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manatees florida wildlife
Photo by geoff trodd on Unsplash

Manatees, aka "sea cows," are starving to death in Florida so officials are staging an intervention.

Manatees are one of Earth's more oddly beloved creatures. They're cute in a "so ugly they're cute" kind of way, and their bulbous, slowly meandering bodies have earned them the nickname "sea cows." They are a migratory species, and in the U.S. they congregate mainly in the waters of Florida.

Sadly, manatees are also dying at an alarming rate after only being taken off the endangered species list in 2017. During the first nine months of 2021, nearly 10% of Florida's manatee population died—more than double the five-year average. Many of those deaths were due to water quality issues impacting the growth of seagrass, one of the manatee's primary food sources.

Boat strikes, habitat loss and toxic algae blooms also threaten the species, but far too many are dying of simple starvation. According to WUSF, at least 58% of the seagrass in the northern Indian River Lagoon has been lost since 2009, and at least 96% of the Banana River's seagrass is gone. Both river habitats have long served as winter homes for manatees.


To help stave off starvation, officials with the Florida Fish and Wildlife Conservation Commission (FWC) have staged a salad intervention of sorts. CNN reports that around 350 manatees are currently coming to a temporary field response station in Cape Canaveral to get their daily servings of romaine and butter lettuce. Since the feeding program started, it has served between 25 and 800 manatees a day.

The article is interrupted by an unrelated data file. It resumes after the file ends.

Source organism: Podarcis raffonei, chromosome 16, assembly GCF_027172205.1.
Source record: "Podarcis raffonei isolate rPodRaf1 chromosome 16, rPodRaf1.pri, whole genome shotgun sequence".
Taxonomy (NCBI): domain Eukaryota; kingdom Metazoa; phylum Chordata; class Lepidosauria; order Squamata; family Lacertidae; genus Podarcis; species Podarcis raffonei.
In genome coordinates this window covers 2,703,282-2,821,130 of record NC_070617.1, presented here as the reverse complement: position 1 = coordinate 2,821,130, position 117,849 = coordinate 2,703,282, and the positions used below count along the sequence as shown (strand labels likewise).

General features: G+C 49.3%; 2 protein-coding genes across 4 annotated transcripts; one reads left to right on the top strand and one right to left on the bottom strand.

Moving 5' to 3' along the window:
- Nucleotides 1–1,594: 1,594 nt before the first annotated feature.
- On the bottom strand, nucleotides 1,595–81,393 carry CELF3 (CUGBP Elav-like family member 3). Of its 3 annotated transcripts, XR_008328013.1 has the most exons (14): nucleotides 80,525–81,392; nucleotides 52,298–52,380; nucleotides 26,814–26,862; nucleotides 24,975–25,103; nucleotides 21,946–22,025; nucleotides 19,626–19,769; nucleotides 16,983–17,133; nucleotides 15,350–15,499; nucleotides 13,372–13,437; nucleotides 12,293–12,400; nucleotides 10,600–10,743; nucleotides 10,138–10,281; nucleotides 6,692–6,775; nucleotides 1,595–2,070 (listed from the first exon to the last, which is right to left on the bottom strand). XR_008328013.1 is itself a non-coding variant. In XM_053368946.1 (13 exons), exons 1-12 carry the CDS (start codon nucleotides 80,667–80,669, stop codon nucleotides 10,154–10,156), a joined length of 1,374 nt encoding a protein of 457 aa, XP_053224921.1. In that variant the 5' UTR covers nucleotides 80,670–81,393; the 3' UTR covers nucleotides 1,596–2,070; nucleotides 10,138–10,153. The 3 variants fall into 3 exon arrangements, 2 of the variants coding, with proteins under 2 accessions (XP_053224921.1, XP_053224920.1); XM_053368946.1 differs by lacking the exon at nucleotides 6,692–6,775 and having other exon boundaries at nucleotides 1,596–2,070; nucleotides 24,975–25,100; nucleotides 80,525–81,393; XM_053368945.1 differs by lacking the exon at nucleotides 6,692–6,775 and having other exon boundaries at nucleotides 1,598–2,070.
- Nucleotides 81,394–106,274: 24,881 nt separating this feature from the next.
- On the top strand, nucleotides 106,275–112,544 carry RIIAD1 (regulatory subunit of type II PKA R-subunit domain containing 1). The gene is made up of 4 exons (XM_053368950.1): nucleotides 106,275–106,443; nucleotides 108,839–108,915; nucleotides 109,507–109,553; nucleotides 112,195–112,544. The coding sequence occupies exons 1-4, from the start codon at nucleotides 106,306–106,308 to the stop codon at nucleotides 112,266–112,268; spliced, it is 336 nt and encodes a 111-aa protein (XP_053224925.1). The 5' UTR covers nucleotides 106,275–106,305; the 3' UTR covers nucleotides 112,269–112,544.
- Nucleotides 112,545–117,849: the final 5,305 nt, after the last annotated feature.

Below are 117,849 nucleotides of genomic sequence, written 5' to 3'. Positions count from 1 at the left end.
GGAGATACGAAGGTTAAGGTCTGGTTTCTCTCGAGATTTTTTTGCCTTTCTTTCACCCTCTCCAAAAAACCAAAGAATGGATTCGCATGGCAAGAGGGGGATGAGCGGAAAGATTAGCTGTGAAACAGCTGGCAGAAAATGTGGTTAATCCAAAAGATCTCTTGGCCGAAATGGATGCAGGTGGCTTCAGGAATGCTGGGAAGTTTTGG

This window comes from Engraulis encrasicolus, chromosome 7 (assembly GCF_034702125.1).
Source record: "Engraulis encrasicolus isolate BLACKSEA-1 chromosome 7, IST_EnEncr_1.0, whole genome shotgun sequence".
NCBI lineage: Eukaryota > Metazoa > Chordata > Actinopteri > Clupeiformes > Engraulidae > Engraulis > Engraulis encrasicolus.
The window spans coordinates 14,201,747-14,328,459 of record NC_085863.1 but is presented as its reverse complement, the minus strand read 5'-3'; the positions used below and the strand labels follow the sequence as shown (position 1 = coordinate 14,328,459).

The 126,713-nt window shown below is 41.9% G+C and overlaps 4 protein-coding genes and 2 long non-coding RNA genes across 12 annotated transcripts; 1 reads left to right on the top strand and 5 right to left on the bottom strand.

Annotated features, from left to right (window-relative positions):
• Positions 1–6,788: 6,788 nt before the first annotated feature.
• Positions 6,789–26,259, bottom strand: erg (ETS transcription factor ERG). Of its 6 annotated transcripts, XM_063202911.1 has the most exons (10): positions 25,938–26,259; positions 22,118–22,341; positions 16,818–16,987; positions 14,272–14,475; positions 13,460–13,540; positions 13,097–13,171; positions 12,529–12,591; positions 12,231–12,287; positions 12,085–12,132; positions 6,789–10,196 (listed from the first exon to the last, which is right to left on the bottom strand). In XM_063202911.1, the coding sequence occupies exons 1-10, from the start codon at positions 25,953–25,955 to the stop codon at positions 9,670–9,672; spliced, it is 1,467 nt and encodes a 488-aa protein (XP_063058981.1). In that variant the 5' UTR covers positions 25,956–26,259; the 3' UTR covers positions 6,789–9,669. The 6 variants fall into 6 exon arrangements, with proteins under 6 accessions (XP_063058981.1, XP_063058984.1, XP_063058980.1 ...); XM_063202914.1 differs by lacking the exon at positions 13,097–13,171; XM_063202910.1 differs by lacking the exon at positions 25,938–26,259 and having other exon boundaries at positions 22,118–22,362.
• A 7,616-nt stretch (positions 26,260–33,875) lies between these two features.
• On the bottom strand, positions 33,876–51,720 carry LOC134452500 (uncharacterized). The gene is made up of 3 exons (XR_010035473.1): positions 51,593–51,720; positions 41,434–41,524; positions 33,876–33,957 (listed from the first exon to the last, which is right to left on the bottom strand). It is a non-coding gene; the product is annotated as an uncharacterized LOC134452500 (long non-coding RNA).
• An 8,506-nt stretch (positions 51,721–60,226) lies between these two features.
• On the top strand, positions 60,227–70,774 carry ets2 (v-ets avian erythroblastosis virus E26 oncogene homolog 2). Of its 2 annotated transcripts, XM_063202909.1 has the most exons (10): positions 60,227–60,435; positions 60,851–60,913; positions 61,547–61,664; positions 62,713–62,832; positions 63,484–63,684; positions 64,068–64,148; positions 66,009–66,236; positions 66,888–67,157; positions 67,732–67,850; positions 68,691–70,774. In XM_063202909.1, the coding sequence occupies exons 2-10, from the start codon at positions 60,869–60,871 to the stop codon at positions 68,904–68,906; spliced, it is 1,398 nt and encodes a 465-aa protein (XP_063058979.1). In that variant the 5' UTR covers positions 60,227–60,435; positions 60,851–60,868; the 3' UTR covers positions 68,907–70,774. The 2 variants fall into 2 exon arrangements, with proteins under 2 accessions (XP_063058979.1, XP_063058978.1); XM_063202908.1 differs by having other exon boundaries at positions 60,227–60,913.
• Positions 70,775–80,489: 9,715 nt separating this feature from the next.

The sea cows salad bar serves up 3,000 pounds of lettuce a day, and officials say it's helping.

"At this point in time, we have been successful. Manatees are eating the romaine," Ron Mezich of the FWC told CNN. "We are exposing [a] large amount of animals to this food source and we are making a difference." The lettuce has nutrients and digestible carbohydrates the sea cows need, he said.

The program has been funded largely through donations from the public and is slated to continue through March.

Hopefully, the FWC will see improvement in the manatee mortality numbers as a result of its efforts. As of February 11, there have already been 261 manatee deaths in the state, though most are still awaiting necropsies to determine the cause of death.

Everyone can take part in helping these gentle giants have a healthy future by following guidance for wise use of waterways, supporting legislation for wildlife protection, reducing and cleaning up pollution along beaches and waterways and encouraging leaders to take meaningful action on climate change.

Don't try to throw your own salad in the ocean to feed the manatees, though. Officials recommend leaving the lettuce to experts.

Photo by Stormseeker on Unsplash

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